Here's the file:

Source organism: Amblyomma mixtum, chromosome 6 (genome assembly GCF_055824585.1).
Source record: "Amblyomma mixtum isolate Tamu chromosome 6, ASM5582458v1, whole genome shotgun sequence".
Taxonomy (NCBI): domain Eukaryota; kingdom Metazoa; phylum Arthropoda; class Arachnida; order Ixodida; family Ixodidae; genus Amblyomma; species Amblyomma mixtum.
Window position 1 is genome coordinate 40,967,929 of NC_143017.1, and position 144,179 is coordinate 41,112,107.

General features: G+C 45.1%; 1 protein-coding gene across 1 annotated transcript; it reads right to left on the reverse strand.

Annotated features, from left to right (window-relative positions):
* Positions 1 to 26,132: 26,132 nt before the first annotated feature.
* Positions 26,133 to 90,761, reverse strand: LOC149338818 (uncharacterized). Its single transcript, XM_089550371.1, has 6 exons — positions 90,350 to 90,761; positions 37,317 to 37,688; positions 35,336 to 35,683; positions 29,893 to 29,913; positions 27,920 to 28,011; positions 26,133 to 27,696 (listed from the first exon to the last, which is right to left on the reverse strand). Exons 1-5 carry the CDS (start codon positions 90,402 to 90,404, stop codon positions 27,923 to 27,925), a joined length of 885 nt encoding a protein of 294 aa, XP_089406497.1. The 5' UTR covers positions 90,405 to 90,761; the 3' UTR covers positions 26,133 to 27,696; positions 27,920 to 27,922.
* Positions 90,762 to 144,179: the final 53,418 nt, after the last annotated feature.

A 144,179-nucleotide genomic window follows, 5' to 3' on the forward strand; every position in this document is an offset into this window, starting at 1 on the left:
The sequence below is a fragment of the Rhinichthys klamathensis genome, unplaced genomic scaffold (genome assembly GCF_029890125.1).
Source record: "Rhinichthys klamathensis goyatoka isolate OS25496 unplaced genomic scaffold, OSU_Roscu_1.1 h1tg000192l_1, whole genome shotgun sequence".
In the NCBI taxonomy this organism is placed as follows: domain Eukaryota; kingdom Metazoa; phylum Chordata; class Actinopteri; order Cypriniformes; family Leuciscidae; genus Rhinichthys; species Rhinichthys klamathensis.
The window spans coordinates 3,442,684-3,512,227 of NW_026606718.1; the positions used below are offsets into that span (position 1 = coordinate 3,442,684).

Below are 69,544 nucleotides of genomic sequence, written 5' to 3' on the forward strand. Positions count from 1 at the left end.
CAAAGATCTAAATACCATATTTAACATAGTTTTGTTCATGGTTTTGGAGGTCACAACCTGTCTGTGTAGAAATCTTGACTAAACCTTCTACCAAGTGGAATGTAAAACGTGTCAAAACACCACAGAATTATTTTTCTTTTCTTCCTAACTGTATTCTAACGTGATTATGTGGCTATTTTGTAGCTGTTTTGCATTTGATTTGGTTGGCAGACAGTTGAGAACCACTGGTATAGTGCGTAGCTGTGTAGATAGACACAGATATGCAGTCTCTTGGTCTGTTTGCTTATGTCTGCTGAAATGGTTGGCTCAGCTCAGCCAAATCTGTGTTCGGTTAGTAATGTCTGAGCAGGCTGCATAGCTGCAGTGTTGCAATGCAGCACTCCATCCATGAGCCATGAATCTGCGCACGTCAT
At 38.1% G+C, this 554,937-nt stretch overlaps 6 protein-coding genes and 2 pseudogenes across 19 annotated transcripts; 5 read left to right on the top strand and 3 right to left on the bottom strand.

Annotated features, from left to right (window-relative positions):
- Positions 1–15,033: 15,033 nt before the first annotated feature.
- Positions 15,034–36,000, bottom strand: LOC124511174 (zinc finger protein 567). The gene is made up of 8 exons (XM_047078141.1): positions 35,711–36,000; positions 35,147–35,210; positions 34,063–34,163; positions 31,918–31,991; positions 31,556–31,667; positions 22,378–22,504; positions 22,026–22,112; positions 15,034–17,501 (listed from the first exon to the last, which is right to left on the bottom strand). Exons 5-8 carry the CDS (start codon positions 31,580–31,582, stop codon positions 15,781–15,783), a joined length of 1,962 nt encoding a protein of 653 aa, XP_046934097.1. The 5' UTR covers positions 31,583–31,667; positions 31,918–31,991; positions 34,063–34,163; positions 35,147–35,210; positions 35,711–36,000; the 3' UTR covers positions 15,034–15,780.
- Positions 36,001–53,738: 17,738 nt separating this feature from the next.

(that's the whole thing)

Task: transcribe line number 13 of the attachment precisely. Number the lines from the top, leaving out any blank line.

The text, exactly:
In the NCBI taxonomy this organism is placed as follows: domain Eukaryota; kingdom Metazoa; phylum Chordata; class Actinopteri; order Cypriniformes; family Leuciscidae; genus Rhinichthys; species Rhinichthys klamathensis.